First steps for finding happiness in your job and developing greater career potential.
About the Author: Marjorie Stockford is a writer and international non-profit business executive. She is the author of “The Bellwomen: The Story of the Landmark AT&T Sex Discrimination Case”, published by Rutgers University Press. She holds an engineering degree from the University of Massachusetts at Amherst, an MBA from NYU and an MPA from the Harvard Kennedy School.
Taking Your Own Personal Inventory
There is no shortage of advice for women in today’s American workplace. Books, magazines, blogs and podcasts offer an endless stream of suggestions: learn to negotiate, balance work and family, find a sponsor, take more risks, learn to deal with “mean girls,” and, of course, at all times, “Lean In.”
While all these recommendations offer good ideas, they focus outward, on tips for what specific action a striving professional woman such as yourself can take to improve her fortunes in her career: what skill she might develop or outreach she could take to be ready for that next step up the corporate ladder.
But these tips are skipping a first step. Before building up your arsenal of tools to negotiate the sometimes treacherous office environment, you would benefit from taking your own personal inventory – of your professional abilities, personal styles and work environment – and figure out how to use them most effectively to reach your goals. Here are three places to start:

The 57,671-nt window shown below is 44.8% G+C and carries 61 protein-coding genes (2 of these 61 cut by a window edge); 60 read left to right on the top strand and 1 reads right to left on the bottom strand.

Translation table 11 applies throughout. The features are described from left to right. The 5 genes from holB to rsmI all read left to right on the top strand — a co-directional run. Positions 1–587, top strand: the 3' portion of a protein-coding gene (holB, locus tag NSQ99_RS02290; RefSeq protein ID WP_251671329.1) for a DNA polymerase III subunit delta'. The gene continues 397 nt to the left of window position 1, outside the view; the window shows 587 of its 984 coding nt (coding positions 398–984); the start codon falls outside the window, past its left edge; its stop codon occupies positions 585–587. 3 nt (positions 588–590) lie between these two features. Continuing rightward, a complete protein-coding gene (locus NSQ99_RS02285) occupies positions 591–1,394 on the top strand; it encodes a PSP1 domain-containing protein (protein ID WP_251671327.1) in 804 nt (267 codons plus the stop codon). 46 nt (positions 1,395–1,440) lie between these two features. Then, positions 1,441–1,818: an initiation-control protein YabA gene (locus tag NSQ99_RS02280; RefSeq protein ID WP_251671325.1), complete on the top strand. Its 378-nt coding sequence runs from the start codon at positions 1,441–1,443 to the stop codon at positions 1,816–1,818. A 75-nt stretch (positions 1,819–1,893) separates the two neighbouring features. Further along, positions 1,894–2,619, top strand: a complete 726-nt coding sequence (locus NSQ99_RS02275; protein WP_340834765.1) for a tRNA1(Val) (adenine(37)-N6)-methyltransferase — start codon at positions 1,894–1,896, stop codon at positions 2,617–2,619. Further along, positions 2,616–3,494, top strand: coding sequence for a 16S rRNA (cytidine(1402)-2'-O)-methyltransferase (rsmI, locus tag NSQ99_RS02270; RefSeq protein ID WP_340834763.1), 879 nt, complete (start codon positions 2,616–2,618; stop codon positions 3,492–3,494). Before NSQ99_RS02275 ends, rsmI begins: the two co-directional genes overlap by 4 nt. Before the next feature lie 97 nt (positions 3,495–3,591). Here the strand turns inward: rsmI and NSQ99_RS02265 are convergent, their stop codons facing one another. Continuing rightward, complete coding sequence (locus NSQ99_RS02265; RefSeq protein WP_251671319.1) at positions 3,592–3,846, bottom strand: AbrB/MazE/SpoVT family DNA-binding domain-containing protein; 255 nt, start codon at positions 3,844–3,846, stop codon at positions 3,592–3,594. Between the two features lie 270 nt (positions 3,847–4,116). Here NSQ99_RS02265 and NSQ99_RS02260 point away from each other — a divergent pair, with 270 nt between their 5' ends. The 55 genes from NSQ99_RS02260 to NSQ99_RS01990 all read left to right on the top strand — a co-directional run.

Find and Emphasize Your Strengths
What are you the very best at? Are you adept at managing spreadsheets? Can you keep track of every detail of a project, most importantly its deadlines? Do you have the best presentation skills on your team? While none of those specific skills, or others in which you shine, may be the entire focus of your job, they are all crucially important for the success of any business. An employee who can contribute those abilities to any project or team will be invaluable, no matter their job title, responsibilities or gender.
Take the time to look at yourself and your own skill set. Identify the tasks and functions in which you excel, no matter their importance in your current position or your interest in doing them in your long-term work. Then share those abilities with your boss, your colleagues and anyone in a role who can help you advance. Those skills can make you invaluable to your team and organization, while laying the groundwork for the next move in your career.